The shots' manufacturer, Sanofi Pasteur, said the microneedles are less than one-10th of an inch long and are about the width of a human hair. Standard flu shots are given with needles up to one-and-a-half inches long.

Dr. William Schaffner, chairman of preventive medicine at Vanderbilt School of Medicine, said that when he tried a short-needle shot earlier this year, he barely felt it.

He added that delivering the shot to the skin instead of the muscle can help patients avoid the deep muscle ache associated with a standard flu shot.

The shot delivers the vaccine to a layer of cells just underneath the surface of the skin, called dendritic cells. Dr. Ralph Tripp, professor of infectious diseases at the University of Georgia, said this is an ideal spot for a vaccine, since these cells deal directly with the body's immune system.

"These cells can substantially enhance vaccine presentation to the immune system," he said.

Earlier this year, the Centers for Disease Control and Prevention recommended that everyone over the age of 6 months should get a flu vaccination this year. Schaffner said the new short-needle option may help convince more people to get their flu shots.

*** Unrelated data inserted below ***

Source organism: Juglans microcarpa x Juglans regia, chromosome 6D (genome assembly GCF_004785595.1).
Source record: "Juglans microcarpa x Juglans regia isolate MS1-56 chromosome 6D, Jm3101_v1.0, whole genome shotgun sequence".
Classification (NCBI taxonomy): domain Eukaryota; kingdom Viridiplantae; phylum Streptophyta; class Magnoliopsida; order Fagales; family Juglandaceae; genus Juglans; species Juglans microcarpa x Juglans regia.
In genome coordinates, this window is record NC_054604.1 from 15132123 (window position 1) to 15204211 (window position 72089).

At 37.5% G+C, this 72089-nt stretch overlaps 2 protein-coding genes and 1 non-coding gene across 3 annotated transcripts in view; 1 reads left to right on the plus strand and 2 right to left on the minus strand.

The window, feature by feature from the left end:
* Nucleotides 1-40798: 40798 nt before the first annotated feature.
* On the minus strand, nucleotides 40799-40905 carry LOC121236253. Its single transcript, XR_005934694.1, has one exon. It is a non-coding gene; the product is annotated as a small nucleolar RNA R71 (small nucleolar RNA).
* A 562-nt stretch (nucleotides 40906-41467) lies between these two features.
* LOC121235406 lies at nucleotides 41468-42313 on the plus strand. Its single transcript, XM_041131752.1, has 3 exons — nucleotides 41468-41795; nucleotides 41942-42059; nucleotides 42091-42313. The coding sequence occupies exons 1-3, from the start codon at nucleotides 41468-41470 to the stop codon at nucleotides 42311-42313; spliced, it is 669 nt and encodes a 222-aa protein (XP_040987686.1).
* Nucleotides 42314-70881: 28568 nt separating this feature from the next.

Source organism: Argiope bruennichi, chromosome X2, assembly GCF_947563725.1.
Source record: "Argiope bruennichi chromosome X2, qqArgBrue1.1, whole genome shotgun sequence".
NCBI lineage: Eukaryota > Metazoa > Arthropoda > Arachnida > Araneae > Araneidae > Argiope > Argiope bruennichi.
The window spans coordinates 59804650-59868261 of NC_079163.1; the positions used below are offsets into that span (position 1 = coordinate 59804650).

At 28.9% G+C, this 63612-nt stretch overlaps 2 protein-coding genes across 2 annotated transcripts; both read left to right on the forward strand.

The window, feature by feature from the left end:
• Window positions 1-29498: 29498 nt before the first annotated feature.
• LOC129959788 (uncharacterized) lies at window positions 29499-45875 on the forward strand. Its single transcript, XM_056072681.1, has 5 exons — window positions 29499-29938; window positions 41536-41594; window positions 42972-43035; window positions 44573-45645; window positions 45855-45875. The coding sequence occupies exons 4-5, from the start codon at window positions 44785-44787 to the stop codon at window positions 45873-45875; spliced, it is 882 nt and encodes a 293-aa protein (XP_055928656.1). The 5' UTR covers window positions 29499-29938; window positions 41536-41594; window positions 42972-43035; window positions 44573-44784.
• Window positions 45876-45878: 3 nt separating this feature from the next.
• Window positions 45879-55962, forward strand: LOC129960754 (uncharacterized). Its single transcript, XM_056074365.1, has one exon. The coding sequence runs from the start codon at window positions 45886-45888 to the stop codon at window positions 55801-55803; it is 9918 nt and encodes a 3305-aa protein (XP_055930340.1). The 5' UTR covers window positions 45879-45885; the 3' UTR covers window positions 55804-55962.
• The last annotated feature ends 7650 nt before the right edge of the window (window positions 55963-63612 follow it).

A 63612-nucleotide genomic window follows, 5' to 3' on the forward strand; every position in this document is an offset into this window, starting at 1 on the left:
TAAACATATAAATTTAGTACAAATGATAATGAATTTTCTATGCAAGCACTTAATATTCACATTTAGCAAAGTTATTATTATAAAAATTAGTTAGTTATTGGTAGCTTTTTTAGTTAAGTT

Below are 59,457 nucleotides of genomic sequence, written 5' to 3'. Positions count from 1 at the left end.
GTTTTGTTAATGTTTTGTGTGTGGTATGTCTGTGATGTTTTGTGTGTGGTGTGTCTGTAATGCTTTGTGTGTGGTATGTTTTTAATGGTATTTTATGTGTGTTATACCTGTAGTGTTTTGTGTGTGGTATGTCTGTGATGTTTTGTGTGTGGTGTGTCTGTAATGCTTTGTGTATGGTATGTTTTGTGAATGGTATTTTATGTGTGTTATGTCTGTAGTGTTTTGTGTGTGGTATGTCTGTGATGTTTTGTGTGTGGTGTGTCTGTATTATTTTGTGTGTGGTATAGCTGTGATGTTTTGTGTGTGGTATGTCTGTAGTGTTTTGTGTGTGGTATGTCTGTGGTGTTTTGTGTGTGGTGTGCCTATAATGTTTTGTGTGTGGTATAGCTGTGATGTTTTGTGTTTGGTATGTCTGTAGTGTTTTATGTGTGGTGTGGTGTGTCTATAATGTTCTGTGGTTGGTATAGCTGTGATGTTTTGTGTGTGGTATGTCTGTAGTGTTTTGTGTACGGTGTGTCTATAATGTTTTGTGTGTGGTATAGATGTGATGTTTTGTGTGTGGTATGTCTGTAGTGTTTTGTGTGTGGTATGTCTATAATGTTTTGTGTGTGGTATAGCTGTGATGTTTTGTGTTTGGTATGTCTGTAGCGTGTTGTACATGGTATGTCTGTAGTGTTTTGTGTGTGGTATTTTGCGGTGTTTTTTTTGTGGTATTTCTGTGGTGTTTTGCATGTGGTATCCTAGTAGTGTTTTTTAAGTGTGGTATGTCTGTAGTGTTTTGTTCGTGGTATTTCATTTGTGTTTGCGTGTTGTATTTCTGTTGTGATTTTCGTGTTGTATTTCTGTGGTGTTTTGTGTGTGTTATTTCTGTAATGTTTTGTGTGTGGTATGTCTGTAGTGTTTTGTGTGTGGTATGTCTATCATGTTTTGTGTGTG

"Whenever we do surveys concerning reluctance to get vaccinated, needle aversion is right at the top of the list, even among health care providers," he said. "Every time you reduce a barrier like this, you increase the likelihood that people will get vaccinated."

Although people may feel better about avoiding a longer needle, the side effects for short- and long-needle shots are about the same. According to the Food and Drug Administration, patients reported pain, redness and swelling at the site of the injections with both short and long needles, although these symptoms were a little worse in patients who used the short-needle shot. Other side effects included fever and some muscle aches.